I’ve written before on the relative dearth of investment in publisher-side ad technology – at least compared to the VC windfall recently bestowed upon buy-side start ups – but my prior complaints are quickly becoming outdated. Look no further than yesterday’s news that ad server OpenX raised $20 million to support its continuing development of a platform geared for premium digital publishers. I recently got a chance to demo the new OpenX platform and found that they are doing some interesting and useful things around the integration of exchange-based selling and audience data into the core ad serving environment. Still, normally such news wouldn’t merit a (rare) blog post from me, but the particulars of this round of funding highlight a couple broader trends that are going to deeply affect the sell-side over the next two years.
· The publisher ad server wars are heating back up. DoubleClick’s DFP still dominates the enterprise ad serving market for publishers, but smaller vendors like OpenX are beginning to make inroads with up and coming publishers and in emerging advertising markets (especially in Asia). It’s going to take a lot to get a publisher to rip out the core of its business by replacing its ad server, but the pressures of managing new, complex products (e.g. audience targeting, exchange-based sales) across more channels (e.g. video, mobile, and tablets) will make this a consideration for many publishers. This trend has already hit the market as publishers have turned to specialized ad servers like Admeld and Rubicon Project (for exchange-based sales) and FreeWheel (for video).
There are two main reasons why these two data points are not in conflict with each other. The first is that the site we reviewed was Humana’s public site. People who visit this site do not necessarily join a Humana plan and only comprise a fraction of the total Humana customers captured in the CxPi. Humana’s membership comes from a variety of sources, including employers and the military. None of those members would use the public quoting capability, which makes up most of the experience we tested. So members who do join Humana via the public site experience would ultimately be dwarfed statistically by those who didn’t.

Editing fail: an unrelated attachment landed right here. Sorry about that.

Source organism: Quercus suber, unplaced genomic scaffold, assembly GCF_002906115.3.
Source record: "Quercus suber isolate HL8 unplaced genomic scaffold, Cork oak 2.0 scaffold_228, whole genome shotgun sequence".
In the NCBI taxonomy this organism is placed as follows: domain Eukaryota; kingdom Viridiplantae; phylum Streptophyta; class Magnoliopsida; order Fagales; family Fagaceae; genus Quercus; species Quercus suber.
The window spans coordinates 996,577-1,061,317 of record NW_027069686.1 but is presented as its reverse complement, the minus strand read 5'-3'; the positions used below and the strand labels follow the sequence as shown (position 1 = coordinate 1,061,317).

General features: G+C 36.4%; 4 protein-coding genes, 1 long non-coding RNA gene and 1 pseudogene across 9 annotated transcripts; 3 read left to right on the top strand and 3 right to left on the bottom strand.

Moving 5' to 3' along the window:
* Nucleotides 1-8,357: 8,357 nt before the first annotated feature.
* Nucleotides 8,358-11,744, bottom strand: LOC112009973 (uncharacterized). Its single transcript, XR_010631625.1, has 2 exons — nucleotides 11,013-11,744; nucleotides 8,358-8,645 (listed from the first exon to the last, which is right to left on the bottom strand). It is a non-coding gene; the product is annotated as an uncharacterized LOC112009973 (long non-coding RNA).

Google’s product strategists just announced the launch of Google Wallet — an NFC-based mobile payment solution. As my colleague Charlie Golvin pointed out, this is another early salvo in what will be a long and hard-fought battle to change consumers’ payment behavior and, as a potential result, the makeup of the payments landscape.
We have covered this issue in more detail in a new Forrester report “Google Wallet Is Not About Mobile Payments.” Clients can access the report here.
Given its core search business and ad-based revenue model, why would the company make that investment? Because Google’s product strategists’ focus is not on the payment itself; it’s on all of the other elements that comprise a commerce experience and the data that characterizes those elements.
Indeed, appending real-world purchase information to its treasure trove of online behavioral data will vastly increase the value of customers’ profiles and increase the rates Google can charge its advertisers. It will be a way for Google to increase its local presence. NFC is too often equated simply with payments, but Google understands that NFC tags have broad application (working like Quick Response [QR] and other 2D barcodes do today). Google can help retailers use NFC tags for in-store promotions and check-ins, augmenting the understanding of customer behavior for ad targeting.